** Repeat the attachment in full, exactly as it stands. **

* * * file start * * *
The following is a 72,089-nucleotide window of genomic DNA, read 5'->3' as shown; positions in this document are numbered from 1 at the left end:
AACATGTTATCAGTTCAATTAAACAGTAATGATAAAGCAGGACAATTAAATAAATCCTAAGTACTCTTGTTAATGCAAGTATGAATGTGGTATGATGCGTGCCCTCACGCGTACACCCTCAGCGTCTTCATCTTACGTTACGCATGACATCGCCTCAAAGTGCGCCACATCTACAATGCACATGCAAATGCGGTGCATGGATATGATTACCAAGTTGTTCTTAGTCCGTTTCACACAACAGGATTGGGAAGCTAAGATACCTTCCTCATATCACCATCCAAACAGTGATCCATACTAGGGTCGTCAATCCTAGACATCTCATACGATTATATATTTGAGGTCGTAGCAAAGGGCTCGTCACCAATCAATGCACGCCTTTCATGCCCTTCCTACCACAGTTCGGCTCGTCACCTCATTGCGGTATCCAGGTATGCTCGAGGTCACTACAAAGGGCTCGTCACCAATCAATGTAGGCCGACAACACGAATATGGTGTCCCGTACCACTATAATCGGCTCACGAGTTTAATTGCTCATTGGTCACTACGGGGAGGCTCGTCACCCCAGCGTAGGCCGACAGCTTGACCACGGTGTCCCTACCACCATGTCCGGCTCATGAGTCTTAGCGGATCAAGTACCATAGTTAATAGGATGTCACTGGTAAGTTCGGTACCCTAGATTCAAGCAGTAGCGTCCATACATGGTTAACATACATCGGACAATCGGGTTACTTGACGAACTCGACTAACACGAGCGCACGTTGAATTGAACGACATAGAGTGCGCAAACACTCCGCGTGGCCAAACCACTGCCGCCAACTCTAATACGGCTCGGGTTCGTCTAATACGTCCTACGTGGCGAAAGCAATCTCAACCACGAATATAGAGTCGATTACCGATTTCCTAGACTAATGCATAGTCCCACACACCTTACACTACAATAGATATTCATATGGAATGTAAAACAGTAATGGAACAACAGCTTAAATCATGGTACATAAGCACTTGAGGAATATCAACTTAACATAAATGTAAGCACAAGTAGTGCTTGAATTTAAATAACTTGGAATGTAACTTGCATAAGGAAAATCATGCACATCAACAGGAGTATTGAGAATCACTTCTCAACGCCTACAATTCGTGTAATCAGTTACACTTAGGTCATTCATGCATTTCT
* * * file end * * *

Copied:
The following is a 72,089-nucleotide window of genomic DNA, read 5'->3' as shown; positions in this document are numbered from 1 at the left end:
AACATGTTATCAGTTCAATTAAACAGTAATGATAAAGCAGGACAATTAAATAAATCCTAAGTACTCTTGTTAATGCAAGTATGAATGTGGTATGATGCGTGCCCTCACGCGTACACCCTCAGCGTCTTCATCTTACGTTACGCATGACATCGCCTCAAAGTGCGCCACATCTACAATGCACATGCAAATGCGGTGCATGGATATGATTACCAAGTTGTTCTTAGTCCGTTTCACACAACAGGATTGGGAAGCTAAGATACCTTCCTCATATCACCATCCAAACAGTGATCCATACTAGGGTCGTCAATCCTAGACATCTCATACGATTATATATTTGAGGTCGTAGCAAAGGGCTCGTCACCAATCAATGCACGCCTTTCATGCCCTTCCTACCACAGTTCGGCTCGTCACCTCATTGCGGTATCCAGGTATGCTCGAGGTCACTACAAAGGGCTCGTCACCAATCAATGTAGGCCGACAACACGAATATGGTGTCCCGTACCACTATAATCGGCTCACGAGTTTAATTGCTCATTGGTCACTACGGGGAGGCTCGTCACCCCAGCGTAGGCCGACAGCTTGACCACGGTGTCCCTACCACCATGTCCGGCTCATGAGTCTTAGCGGATCAAGTACCATAGTTAATAGGATGTCACTGGTAAGTTCGGTACCCTAGATTCAAGCAGTAGCGTCCATACATGGTTAACATACATCGGACAATCGGGTTACTTGACGAACTCGACTAACACGAGCGCACGTTGAATTGAACGACATAGAGTGCGCAAACACTCCGCGTGGCCAAACCACTGCCGCCAACTCTAATACGGCTCGGGTTCGTCTAATACGTCCTACGTGGCGAAAGCAATCTCAACCACGAATATAGAGTCGATTACCGATTTCCTAGACTAATGCATAGTCCCACACACCTTACACTACAATAGATATTCATATGGAATGTAAAACAGTAATGGAACAACAGCTTAAATCATGGTACATAAGCACTTGAGGAATATCAACTTAACATAAATGTAAGCACAAGTAGTGCTTGAATTTAAATAACTTGGAATGTAACTTGCATAAGGAAAATCATGCACATCAACAGGAGTATTGAGAATCACTTCTCAACGCCTACAATTCGTGTAATCAGTTACACTTAGGTCATTCATGCATTTCT